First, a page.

I created a mage like character spending my attribute points purely on intelligence (to boost spell damage and the amount of spell slots you can have), Spirit (to increase my mana) and constitution (to get more health points every level). I am playing on normal difficulty and so far the fights are a littel on the easy side because of the square dance tactics. Monsters do however have different abilities and speeds so this might change.

I am at level 6 and have saved my attribute points (except for increasing endurance to carry more items) and skill points. I always do that until I know where and when I really will need them. As you are all aware many games are not equally balanced between different classes and playstyles.



Take a look at the trailer and read some info below from the developer:

Ruzar - The Life Stone is a first-person, grid-based dungeon crawler inspired from the famous Dungeon Master Series.

Being a big fan of this genre since it came out (1987), I always wanted to create my version with my own flavor. Two years ago I decided I should try it, It has been a long and fastidious process, but here it comes. I hope the community will enjoy it!
One of the major element I wanted to change is the number of character you play. Instead of having the four classic characters, I wanted to have only one! I wanted a deeper conection with the main character so by focusing on it, it was easier to develop a skill system that was more elaborated than the most common dungeon crawlers in the genre. I also wanted to create a different spell system, more similar to the classic rpg game genre.

Here are some new gameplay element you can find in Ruzar - The Life Stone.
  • A Storage System to be able to store your items you want to keep
  • An Economy where you can buy and sell items
  • A binding stone system to help you travel through the dungeons
  • A Quest system



November 12, 2016

Review: The Deep Paths: Labyrinth Of Andokost

The last couple of years have seen a tremendous increase in indie developers tackling the CRPG nische market. After completing The Quest I was looking for another RPG to sink my teeth in. First I tried Paper Sorcerer but never got hooked by it. It was by pure accident I found this game on steam for only $7 dollars to be released very soon.

The Deep Paths: Labyrinth of Andokost is a dungeon master clone with a four party assemble trying to solve a mystery below a city. The game is developed by only one person but still manage to achieve well respected graphics and sound. The game is far from as polished as Legend of Grimrock but still manages to hold on its own and the price tag is really attractive.

It reminds me very much of Crystal Dragon and Black Crypt for the Amiga. Not the least because of the colour palette used which is light brown. The game is extremely simple, yet functional with only three classes (Warriors, Rogue, Wizard). You are allowed to re-roll your attributes as much as you dare to and then the game begins. The four attributes wither helps to increase your damage output, armour class, mana or health.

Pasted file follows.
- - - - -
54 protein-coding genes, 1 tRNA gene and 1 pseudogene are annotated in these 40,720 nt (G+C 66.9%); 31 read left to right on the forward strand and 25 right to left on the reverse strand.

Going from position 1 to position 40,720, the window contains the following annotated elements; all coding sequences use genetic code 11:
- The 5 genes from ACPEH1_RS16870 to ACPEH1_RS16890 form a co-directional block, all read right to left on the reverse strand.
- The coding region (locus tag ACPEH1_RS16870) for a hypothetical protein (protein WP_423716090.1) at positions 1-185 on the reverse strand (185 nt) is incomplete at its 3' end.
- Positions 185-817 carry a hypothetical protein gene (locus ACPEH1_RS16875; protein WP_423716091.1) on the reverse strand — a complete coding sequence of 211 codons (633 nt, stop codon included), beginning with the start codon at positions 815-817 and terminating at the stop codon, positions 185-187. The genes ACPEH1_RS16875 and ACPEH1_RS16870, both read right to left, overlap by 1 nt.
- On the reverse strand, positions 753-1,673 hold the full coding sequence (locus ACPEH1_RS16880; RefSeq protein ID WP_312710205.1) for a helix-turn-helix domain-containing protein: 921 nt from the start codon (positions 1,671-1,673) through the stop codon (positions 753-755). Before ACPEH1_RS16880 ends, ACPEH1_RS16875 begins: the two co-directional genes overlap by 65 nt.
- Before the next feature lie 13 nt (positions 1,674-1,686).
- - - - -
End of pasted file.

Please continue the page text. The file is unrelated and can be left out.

While the game is realtime in the way that monsters move even if you are stationary it turns to turn-based during combat which allows everyone - including monsters - to attack before you can move or attack the next round. This means it effectively kills the hit-and-run tactics used in these sort of games. You could still sneak around and hit the nemies from behind for backstabbing damage though but the enemy is always given one retaliatory attack. 


One thing you do not have to think about here is food. No one will starve to death. No one even permanently dies unless all characters dies in a fight. Unconscious characters will return to life after a brief period of rest, even in the middle of fights and regenerates health and mana slowly over time.


There are no spells but simple wands to use for your mages and ranged weapons for the rogue which is also necessary to open chests. Apart from that anyone can enter melee combat but I believe the front row has a greater chance of hitting. Weapons and armours are not found frequently. There are not a lot of items lying around. Most of the times you find arrows, pick-axes or ingredients to brew mana and health potions. But apart from that there is not much loot but I find it acceptable because there are also games that have som many items that you barely notice the effects when equipping them which also degrades the enjoyment of finding them. 

The levels are quite small but there are no automap available, unless you find a map which often are hidden. I think that is good compromise because today there is just no patience to begin drawing maps with pen and paper again. It seems there exists a map on every level but it is often hidden behind a puzzle or hidden door.


Sometimes you will find objects or trigger other events which will lead to dialogues between your party. They help to build on the story and adds a littel variety. Every level contains some sort of challenge to get through which mostly requires you to find the keys necessary to progress. Those keys are either hidden or lies behind rooms full of traps, skulls shooting magical missiles or huge monsters guarding them. I find the so called puzzles to be relatively easy. Only once I got really stuck when I had to find out a combination of clicking four buttons. My only strategy was by pure force of going through all combinations. That is not fun, only frustrating. If at least there would be a riddle or some sort of hint to help you.